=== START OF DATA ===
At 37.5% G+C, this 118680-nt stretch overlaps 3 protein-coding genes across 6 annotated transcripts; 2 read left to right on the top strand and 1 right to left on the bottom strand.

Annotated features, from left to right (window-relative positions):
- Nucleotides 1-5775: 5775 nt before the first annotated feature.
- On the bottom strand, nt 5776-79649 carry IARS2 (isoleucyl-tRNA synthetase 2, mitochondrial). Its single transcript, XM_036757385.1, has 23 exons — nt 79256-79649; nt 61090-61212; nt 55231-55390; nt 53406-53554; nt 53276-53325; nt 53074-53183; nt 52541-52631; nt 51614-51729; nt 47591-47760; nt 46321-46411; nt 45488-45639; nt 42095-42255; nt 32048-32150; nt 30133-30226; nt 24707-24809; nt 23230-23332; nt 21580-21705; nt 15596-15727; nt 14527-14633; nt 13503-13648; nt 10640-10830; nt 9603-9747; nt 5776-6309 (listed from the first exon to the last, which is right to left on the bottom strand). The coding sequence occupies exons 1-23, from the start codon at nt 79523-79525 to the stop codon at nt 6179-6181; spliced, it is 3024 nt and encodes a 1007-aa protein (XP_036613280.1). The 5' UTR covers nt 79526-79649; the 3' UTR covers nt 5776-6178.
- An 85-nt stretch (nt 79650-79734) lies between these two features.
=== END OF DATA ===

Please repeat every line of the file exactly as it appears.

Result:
At 37.5% G+C, this 118680-nt stretch overlaps 3 protein-coding genes across 6 annotated transcripts; 2 read left to right on the top strand and 1 right to left on the bottom strand.

Annotated features, from left to right (window-relative positions):
- Nucleotides 1-5775: 5775 nt before the first annotated feature.
- On the bottom strand, nt 5776-79649 carry IARS2 (isoleucyl-tRNA synthetase 2, mitochondrial). Its single transcript, XM_036757385.1, has 23 exons — nt 79256-79649; nt 61090-61212; nt 55231-55390; nt 53406-53554; nt 53276-53325; nt 53074-53183; nt 52541-52631; nt 51614-51729; nt 47591-47760; nt 46321-46411; nt 45488-45639; nt 42095-42255; nt 32048-32150; nt 30133-30226; nt 24707-24809; nt 23230-23332; nt 21580-21705; nt 15596-15727; nt 14527-14633; nt 13503-13648; nt 10640-10830; nt 9603-9747; nt 5776-6309 (listed from the first exon to the last, which is right to left on the bottom strand). The coding sequence occupies exons 1-23, from the start codon at nt 79523-79525 to the stop codon at nt 6179-6181; spliced, it is 3024 nt and encodes a 1007-aa protein (XP_036613280.1). The 5' UTR covers nt 79526-79649; the 3' UTR covers nt 5776-6178.
- An 85-nt stretch (nt 79650-79734) lies between these two features.